Weight gain during pregnancy – #Con11 Revisited

Last month Peter and I attended the Canadian Obesity Summit in Montreal.  We put up a lot of posts during the conference itself, but (amazingly) we had so much content that I actually decided to save some!  Over the next couple weeks I will be posting that content from time to time, including several podcasts that I think people will really enjoy (the first to come later this week).

Today’s post comes from Dr Danielle Bouchard, and focuses on the impact of weight gain during pregnancy and birth weight on weight management across the lifespan.  This is an emerging area of intense research, and with good reason – as Danielle notes in her write-up, each additional kilogram of weight at birth increases the risk of being overweight/obese during adolescence by 60%.  As we discussed on the blog last year, losing weight before pregnancy may also dramatically reduce the risk of childhood obesity. My good friend Zach Ferraro is doing his PhD on this topic, and I have embedded a podcast of our previous discussion below (email subscribers can listen to the podcast by visiting the blog).

Thanks again to Danielle for her fantastic write-ups from the conference, which also helped us to bring some sorely needed french-language content to this Canadian blog!  And if you haven’t already, go check out her blog Ph.D. Obésité.  Enjoy!


Poids durant la grossesse, un problème pesant !

Plusieurs sessions du 2e congrès national sur l’obésité concernent le poids des femmes enceintes et le poids du bébé naissant, dont les macrosomes (bébé avec un poids supérieur à la moyenne lors de la naissance).  La plupart des chercheurs qui présentent sur le sujet démontrent que le poids pris à la grossesse est un excellent prédicteur du poids initial du bébé.  De plus, les femmes en embonpoints ou obèses ont plus de risques d’avoir un enfant avec un surplus de poids ou obèse à court et à long terme, ce qui augmente les risques que le problème d’un surplus de poids se passe de génération en génération.  Malheureusement, ont ne réalisent pas l’impact du poids à la naissance sur le risque d’être en embonpoint lors de l’adolescence ou l’âge adulte.  En fait, chaque kilogramme de plus à la naissance augmente les risques d’être obèse ou en surplus de poids de 60% durant l’adolescence.  Dans le même ordre d’idées, les mères ne réalisent pas à quel point la prise alimentaire ne doit pas être dramatiquement différente durant la grossesse.  Effectivement, les spécialistes estiment que l’apport calorique devrait seulement augmenter de 10 à 15 % dans le dernier semestre de gestation.  Bref, il est primordial de comprendre que le poids initial de la mère, la prise de poids lors de la grossesse ainsi que le poids à la naissance prédisposent tant l’enfant que la mère à un risque élevé d’être obèse à court et à long terme.

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4 Responses to Weight gain during pregnancy – #Con11 Revisited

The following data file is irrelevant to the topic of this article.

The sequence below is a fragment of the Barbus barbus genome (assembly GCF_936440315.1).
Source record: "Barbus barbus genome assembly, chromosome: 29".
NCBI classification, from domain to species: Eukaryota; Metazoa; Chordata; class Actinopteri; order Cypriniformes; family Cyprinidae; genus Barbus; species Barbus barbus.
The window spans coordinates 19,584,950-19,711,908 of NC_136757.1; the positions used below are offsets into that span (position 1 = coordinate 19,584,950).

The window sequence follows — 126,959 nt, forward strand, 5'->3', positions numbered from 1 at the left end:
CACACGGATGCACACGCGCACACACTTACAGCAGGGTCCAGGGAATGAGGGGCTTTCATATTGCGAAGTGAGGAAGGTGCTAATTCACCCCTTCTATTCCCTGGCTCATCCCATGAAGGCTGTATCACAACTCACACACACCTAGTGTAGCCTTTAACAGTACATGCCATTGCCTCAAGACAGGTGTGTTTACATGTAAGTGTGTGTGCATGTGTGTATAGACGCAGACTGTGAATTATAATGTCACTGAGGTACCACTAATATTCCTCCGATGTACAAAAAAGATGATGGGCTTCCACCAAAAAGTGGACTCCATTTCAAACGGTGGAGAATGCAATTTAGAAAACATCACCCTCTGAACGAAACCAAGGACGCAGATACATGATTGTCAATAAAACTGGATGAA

1. WRG says:

    I am so totally fed-up with articles such as this one.

    Guys, let’s face it: if you have a tendency to gain weight easily, you’re going to gain like crazy when you’re pregnant. I gained about forty pounds with both my pregnancies and had a monstrously hard time losing that weight. Oh, and had I drunk all the milk I was supposed to drink and eaten all the food that a “well-balanced” pregnancy diet required, I probably would have gained sixty pounds or more. BTW, my babies were either exactly at or somewhat under the average weight for a newborn. They are both now slim adolescents.

    Oh, and my husband’s colleague, who probably weighed all of 90 pounds soaking wet gained over sixty pounds with each of her pregnancies, ate junk food like crazy (her favourite food was apparently Cinnabon buns) and was back at her pre-pregnancy weight within a few short weeks of giving birth. It took me over four f**ing months to get out of my pregnancy jeans.

    Life ain’t fair and I am no longer going to take the less than veiled insinuations that women who gain a great deal of weight during pregnancy are all fat pigs snorting at the trough who should know better.

    This article is yet another example of the lie that if we all just eat healthily and exercise, we’ll all be slim and have nice slim babies.


    Just keep on blaming and shaming. Tout le monde le fait, fais-le donc.

    • Travis says:

      Life ain’t fair and I am no longer going to take the less than veiled insinuations that women who gain a great deal of weight during pregnancy are all fat pigs snorting at the trough who should know better.


      I know we all come at things from a different perspective, but this is not the first time that you’ve accused us of this sort of bias that just does not match with the content of the posts themselves or with our beliefs about the etiology of obesity.

      I assume that many of your concerns stem from the statement “les mères ne réalisent pas à quel point la prise alimentaire ne doit pas être dramatiquement différente durant la grossesse” (mothers don’t realize that food intake during pregnancy does not need to be dramatically different). I know from working with colleagues in this area that most people (pregnant and non-pregnant men and women alike) assume that pregnant women are “eating for 2″, which truly is not the case. Perhaps we should have included a second statement suggesting that this is not the primary cause of weight gain during pregnancy, but I still think that it is an important educational message to get across. As written, the sentence certainly was not insinuating anything like what you were suggesting, and I think you know that we would not promote that view on our blog.